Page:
5 Accidental Discoveries

  • April 15, 2013
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  • Science
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It's said that necessity is the mother of invention, but so is totally screwing the pooch. Here are five commonplace items that exist purely thanks to accidents.

1.

The Slinky

The toy that both makes and ruins childhoods, the Slinky is perhaps the greatest symbol of the generation gap in America – kids now need video games to keep themselves entertained whereas all they needed some seventy years ago was a stupid-ass spring.

slinky

In 1943, a Naval mechanical engineer named Richard James was developing a spring system to help protect equipment on-board ships in rough seas. He knocked one spring off a shelf and watched its motion, which he called “walking,” as it moved from the shelf to a stack of books to a tabletop and ending upright on the floor. Though he hadn't quite solved the problem he set out to, he realized he was on to something, and thus the quest for the Slinky began.

slinky1

“To hell with the Navy, this shit rules!”

Over the next year James worked on getting the right tension and property of steel for his creation. When he finally did, he tested it with neighborhood children who, without the wonders of video stimulation, were absurdly excited by the spring. James and his wife Betty produced four-hundred units priced at one dollar each, but it was a difficult pitch to make to retailers. It wasn't until they were allowed to demonstrate the toy in a Gimbles department store in 1945 that the Slinky caught fire (one of the most outdated sentences ever writer, by the way), selling four-hundred units in ninety-minutes.

2.

Silly Putty

Another classic toy, Silly Putty was born in a time of war, specifically World War II. Japan began invading rubber-producing countries to tighten its grip on the production of tires, vehicle parts, boots, gas masks and the like and hopefully leaving the Allies up a creek without a paddle. America began to ration rubber products as a result and shortly afterward different folks began the search for a rubber replacement.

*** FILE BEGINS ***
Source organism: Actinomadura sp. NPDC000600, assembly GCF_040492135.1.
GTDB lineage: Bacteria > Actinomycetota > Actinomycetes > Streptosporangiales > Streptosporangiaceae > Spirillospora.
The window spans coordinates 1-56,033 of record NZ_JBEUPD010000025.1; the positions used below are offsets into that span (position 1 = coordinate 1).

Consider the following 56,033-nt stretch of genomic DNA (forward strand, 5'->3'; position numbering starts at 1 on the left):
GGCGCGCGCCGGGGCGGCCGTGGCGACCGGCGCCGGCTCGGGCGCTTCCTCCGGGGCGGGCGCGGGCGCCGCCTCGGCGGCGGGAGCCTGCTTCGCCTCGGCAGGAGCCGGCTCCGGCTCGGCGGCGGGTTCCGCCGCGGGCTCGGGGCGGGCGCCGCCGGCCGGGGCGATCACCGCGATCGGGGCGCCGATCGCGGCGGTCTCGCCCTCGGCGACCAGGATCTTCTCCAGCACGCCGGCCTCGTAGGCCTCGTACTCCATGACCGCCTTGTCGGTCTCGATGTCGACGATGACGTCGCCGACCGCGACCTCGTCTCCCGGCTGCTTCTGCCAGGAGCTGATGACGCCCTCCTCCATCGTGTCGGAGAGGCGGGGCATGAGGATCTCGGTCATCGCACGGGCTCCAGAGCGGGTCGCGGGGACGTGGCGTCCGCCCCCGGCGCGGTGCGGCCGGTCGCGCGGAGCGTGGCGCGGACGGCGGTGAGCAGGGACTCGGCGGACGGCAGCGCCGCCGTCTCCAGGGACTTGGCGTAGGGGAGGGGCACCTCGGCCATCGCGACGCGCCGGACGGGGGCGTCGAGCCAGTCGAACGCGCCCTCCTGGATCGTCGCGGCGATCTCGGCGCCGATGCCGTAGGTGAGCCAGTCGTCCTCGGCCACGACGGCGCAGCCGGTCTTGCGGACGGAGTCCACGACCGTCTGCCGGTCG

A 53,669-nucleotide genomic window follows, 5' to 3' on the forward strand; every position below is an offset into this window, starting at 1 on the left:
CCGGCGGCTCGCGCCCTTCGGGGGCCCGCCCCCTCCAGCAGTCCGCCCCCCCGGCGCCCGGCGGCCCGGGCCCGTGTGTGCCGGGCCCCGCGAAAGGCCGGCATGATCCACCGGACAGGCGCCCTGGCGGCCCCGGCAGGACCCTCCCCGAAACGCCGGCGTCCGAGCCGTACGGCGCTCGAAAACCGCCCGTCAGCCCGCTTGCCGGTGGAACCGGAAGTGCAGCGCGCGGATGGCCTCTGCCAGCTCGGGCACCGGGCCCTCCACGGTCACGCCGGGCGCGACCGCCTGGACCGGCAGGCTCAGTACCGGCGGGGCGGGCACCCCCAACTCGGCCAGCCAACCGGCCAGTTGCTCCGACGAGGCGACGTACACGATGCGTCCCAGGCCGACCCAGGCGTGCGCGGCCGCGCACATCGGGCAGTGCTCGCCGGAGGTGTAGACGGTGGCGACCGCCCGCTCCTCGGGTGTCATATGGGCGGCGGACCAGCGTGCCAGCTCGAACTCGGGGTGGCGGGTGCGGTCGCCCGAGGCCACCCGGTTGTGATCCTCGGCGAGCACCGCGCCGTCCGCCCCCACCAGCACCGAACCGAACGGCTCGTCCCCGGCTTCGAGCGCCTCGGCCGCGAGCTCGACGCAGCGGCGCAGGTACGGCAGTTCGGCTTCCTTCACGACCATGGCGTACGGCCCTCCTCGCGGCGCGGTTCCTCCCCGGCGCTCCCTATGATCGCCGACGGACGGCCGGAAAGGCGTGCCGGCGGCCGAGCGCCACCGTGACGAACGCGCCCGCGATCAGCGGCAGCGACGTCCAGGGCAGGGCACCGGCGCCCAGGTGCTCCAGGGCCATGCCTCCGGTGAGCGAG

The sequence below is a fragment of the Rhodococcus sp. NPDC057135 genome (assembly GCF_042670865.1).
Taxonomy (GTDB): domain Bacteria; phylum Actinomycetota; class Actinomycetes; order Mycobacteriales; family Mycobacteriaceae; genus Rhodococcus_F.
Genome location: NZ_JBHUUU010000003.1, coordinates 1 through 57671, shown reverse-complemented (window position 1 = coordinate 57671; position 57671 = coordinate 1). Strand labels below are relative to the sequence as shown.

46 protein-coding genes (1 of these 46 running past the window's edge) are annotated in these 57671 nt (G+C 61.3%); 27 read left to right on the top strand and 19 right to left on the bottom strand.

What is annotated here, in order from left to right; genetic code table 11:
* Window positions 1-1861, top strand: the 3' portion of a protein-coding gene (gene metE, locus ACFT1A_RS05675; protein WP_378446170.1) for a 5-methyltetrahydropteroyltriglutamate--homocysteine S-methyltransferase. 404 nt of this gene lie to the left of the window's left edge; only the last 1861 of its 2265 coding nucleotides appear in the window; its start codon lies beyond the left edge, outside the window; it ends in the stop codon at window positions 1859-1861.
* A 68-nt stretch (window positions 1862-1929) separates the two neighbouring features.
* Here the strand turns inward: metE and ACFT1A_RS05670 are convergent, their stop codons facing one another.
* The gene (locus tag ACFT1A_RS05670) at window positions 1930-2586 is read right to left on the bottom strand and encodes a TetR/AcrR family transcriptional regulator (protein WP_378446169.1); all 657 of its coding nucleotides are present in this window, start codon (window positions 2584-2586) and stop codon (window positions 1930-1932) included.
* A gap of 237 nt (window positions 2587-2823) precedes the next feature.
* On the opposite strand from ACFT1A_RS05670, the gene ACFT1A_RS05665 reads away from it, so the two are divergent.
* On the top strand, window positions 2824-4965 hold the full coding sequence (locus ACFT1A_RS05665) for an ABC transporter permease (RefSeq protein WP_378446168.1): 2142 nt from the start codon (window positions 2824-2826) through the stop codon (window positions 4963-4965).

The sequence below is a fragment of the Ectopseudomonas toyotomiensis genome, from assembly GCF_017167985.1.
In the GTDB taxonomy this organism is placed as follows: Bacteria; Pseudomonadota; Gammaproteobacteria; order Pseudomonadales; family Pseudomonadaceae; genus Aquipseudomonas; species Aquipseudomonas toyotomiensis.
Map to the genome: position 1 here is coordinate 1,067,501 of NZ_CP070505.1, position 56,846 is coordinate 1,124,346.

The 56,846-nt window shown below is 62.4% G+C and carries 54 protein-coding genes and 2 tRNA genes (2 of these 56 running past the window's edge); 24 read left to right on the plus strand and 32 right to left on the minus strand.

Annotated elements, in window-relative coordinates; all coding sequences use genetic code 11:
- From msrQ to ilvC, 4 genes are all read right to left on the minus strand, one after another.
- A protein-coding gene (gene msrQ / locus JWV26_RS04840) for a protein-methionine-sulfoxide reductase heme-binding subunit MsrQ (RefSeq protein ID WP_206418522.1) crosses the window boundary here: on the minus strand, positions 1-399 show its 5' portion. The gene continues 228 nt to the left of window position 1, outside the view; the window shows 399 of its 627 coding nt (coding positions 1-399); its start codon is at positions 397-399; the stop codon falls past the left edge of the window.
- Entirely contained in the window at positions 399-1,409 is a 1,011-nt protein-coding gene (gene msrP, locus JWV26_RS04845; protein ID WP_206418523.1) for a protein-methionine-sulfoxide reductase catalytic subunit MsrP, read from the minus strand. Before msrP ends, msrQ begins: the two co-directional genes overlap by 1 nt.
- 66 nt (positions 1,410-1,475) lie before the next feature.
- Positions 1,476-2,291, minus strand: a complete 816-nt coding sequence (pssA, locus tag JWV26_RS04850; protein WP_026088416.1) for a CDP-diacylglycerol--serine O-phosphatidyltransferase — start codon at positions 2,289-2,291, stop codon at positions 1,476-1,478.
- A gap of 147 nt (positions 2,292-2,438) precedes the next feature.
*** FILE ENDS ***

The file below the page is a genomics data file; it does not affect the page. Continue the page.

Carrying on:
silly putty

Superman, of course, took his usual approach to international relations.

One researcher, James Wright, dropped boric acid into silicone oil. Expecting an awesome explosion that would result in super-powers, he instead got a polymerized substance that could bounce. Great for a day’s work, but it was a terrible rubber substitute. This occurred in 1943 and despite the unique features the substance did have it simply didn't serve its purpose. In 1945 samples were sent to labs across the country but none could think of a practical purpose.

silly putty1

Thankfully, we were years away from Flubber.

Then, in 1949, a batch of the putty landed in the hands of Ruth Fallgatter, toy store owner, who directed it to marketer Peter Hodgson. The two decided to sell it in clear cases for two dollars each, and soon the toy out sold every item in Ruth's catalog except for Crayola crayons. For whatever reason, Gallgatter didn't follow up on the product, so Hodgson ran with it, placing one ounce of the putty in a plastic egg and selling the whole package for one dollar. Calling the toy Silly Putty, he sold two-hundred and fifty-thousand in three days.